Just days after Australian states started easing coronavirus lockdowns, the ‘we’re all in this together’ attitude has returned to turn the usual skirmishing between employers and unions over whose ideology is best for the economy.
The latest battlefront is the rights of casuals, with big business calling on the federal government to intervene after a landmark Federal Court case found long-term workers are entitled to paid leave.
The Morrison government already appears ready to find a legislative fix to the inconvenient ruling, with Industrial Relations Minister Christian Porter saying the decision would have immediate implications for businesses at a time when many had taken a hit from the coronavirus.
Mr Porter says there will be talks between employer organisations and unions to find a solution, but there seemed little recognition that the court win would help the very workers who have borne the brunt of the pandemic’s impact.
Not only have many casuals been denied annual leave and sick pay for the duration of the pandemic, but those who had taken any sort of leave break in the previous 12 months were cut out of the government’s JobKeeper program.
One hospitality employer has told The New Daily that casuals on their books who had worked for several years, but who took a normal annual leave break were not eligible for the scheme.
The battle played out on social media after the Federal Court decision, with workers who have experienced casual employment vocal in their support of the ruling, and business operators offering dire warnings of less employment as Australia looks to economic recovery.
Many workers were scathing about the apparent contradiction of opposing such sick leave in the middle of a health crisis, with pay-to-pay workers more likely to be those who turn up to work when sick.
Others maintained that it was ridiculous to suggest they were paid a premium for their work as casuals.
Many said they received the lowest base rate, without benefits or the ability to negotiate with their employer.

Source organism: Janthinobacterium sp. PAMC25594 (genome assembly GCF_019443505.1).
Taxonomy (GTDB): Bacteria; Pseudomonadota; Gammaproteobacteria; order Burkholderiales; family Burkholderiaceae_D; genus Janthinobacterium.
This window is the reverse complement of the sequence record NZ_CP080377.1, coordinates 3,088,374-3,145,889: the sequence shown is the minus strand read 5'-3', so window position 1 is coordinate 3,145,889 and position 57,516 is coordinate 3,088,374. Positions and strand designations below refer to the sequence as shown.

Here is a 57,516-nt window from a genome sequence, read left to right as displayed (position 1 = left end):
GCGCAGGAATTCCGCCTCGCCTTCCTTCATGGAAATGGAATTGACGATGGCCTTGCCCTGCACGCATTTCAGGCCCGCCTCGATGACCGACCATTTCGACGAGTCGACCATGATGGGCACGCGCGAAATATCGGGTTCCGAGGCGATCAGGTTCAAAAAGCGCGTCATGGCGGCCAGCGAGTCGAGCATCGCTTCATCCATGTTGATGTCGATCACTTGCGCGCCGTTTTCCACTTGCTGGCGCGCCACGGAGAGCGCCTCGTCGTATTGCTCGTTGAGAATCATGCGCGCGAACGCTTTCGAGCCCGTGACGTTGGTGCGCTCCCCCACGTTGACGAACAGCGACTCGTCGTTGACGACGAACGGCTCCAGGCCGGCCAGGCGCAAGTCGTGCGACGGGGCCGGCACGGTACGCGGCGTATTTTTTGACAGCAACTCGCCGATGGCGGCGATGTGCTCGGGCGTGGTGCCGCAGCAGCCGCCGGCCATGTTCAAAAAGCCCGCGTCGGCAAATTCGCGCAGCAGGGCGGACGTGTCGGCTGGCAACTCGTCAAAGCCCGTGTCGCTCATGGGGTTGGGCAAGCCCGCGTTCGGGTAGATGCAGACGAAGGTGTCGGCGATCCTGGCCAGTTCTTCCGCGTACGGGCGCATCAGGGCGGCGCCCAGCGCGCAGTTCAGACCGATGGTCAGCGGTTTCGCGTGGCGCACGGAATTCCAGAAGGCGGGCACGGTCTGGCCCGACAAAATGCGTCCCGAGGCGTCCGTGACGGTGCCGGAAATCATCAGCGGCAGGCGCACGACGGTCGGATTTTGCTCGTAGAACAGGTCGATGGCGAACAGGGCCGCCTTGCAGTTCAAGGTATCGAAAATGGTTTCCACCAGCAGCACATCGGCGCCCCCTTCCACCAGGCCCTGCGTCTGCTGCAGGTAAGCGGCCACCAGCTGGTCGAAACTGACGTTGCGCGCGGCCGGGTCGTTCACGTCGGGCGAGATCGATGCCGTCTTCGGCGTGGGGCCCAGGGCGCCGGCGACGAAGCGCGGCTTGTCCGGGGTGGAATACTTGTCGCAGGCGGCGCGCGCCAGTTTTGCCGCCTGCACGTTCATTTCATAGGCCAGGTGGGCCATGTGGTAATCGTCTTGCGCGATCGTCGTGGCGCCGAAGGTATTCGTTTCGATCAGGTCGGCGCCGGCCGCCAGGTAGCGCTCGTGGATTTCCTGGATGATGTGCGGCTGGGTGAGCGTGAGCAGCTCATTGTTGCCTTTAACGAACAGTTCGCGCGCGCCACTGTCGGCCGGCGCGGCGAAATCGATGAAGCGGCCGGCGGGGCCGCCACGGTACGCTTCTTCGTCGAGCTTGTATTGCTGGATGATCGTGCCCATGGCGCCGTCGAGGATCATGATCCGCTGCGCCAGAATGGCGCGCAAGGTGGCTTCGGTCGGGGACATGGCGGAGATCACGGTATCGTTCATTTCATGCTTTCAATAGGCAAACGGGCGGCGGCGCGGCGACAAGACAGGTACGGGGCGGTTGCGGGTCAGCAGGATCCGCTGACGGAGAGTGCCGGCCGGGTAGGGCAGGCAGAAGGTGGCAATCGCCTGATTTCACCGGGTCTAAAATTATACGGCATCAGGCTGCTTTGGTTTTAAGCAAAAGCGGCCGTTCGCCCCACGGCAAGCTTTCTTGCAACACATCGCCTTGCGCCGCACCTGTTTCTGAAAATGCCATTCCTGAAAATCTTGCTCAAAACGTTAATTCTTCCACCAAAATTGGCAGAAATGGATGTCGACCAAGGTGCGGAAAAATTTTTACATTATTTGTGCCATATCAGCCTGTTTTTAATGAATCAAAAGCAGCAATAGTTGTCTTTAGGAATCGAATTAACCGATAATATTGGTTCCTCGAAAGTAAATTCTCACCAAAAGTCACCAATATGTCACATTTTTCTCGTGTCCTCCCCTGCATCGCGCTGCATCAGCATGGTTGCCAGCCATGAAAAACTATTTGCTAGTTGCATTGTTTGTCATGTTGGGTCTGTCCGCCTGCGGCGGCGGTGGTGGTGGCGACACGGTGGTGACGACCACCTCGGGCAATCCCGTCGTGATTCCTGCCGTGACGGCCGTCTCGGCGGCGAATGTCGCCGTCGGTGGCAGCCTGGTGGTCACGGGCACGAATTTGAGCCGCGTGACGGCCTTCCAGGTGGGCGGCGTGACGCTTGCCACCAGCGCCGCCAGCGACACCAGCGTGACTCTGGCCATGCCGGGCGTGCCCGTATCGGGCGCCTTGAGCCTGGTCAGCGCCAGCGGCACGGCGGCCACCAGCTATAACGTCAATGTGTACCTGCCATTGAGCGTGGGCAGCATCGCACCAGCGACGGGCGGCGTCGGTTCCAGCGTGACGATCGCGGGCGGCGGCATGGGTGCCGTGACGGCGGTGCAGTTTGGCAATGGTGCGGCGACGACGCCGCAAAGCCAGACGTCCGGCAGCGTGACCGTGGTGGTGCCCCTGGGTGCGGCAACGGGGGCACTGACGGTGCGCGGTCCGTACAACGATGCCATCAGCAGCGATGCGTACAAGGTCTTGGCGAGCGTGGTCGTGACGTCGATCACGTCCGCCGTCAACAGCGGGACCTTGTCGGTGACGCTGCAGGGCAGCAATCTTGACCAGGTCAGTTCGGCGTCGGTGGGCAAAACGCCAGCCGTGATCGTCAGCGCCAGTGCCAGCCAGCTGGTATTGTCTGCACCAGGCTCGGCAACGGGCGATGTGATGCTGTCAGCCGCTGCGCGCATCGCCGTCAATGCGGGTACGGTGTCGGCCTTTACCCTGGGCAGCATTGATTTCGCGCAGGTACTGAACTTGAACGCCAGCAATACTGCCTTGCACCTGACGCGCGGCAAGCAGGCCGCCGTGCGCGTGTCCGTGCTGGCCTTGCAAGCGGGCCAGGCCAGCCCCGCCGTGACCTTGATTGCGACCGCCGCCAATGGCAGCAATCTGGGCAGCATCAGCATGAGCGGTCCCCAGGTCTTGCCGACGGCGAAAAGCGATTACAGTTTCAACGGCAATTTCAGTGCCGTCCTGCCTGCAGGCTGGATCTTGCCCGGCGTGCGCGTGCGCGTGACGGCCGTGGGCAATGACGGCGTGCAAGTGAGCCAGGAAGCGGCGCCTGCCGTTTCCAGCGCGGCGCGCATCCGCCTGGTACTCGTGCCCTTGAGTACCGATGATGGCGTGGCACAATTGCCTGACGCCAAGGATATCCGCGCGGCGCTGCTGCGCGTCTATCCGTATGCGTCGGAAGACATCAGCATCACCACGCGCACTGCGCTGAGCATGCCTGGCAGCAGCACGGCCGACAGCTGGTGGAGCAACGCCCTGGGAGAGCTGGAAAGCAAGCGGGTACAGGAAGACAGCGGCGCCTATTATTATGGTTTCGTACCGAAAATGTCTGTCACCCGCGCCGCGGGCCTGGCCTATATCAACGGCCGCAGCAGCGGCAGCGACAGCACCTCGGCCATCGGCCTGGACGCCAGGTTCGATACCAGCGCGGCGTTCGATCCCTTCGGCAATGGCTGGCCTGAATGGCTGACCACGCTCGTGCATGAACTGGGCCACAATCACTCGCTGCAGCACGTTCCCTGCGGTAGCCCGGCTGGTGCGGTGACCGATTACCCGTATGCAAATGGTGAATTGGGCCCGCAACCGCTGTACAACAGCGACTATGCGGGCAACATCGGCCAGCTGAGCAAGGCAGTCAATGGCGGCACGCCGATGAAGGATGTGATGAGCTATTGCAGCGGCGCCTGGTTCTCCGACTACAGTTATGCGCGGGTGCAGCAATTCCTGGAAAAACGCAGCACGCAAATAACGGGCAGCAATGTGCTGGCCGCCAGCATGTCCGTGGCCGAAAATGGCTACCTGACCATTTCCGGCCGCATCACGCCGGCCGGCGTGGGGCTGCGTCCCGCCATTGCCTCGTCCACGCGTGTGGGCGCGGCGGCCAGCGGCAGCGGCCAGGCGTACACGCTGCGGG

That’s a view backed up by 2018 University of Melbourne research into the nature of casual pay, which indicated that the loadings claimed by employers were not adequate compensation for missing entitlements.
Joshua Healy, from the Centre for Workplace Leadership, said Australian Bureau of Statistics data showed the average casual wage is nowhere near 25 per cent more than a permanent worker.
Dr Healy’s research found that the median wage premium was no more than five per cent in 10 occupations, with the premium at five per cent or less for sales assistants, hospitality workers, personal carers, cleaners, laundry workers, food preparation assistants and some labourers.
“My analysis indicates that the casual wage premium is smaller than might be expected,” he told the Sydney Morning Herald at the time.
“It might be because there is some informality in how employers apply the casual wage loading, which is supposed to be in the order of 20 to 25 per cent above the non-casual base wage, or it might be for other reasons.”
Unions spent Thursday cheering the court win, while the Australian Industry Group and Australian Mines and Metals Association were scathing, saying it was double dipping that would cost jobs.
The decision against labour hire firm WorkPac upheld an earlier ruling against the company that confirmed long-term employees should get leave provisions despite casual loadings.
Employers and the government say the combination of the pandemic and backpay claims of up to $8 billion could smash the economy.
“Given the potential for this decision to further weaken the economy at a time when so many Australians have lost their jobs, it may also be necessary to consider legislative options,” Mr Porter told AAP.
Mr Porter – who once posted to Twitter an image of himself getting a Star Wars X-wing tattoo claiming it was “a symbol of prevailing against the adversity of what appear to be overwhelming odds” – did not anticipate the government taking the matter to the High Court, but said it would consider joining any action.
Labor’s industrial relations spokesman Tony Burke said such a move or legislation would be a betrayal, given companies using casual contracts for permanent jobs had been taking advantage of workers.
“If there’s any double dipping going on here it is being performed by the employers. They’re taking advantage of the insecurity of casual work while still getting permanent hours out of their workers,” he said.
Australian Council of Trade Unions secretary Sally McManus said insecure work was out of control and needed to be reduced, also stepping up her attacks on fixed-term contracts.
“It’s time for employers to accept that finding new ways to make permanent jobs casual has to end,” Ms McManus said.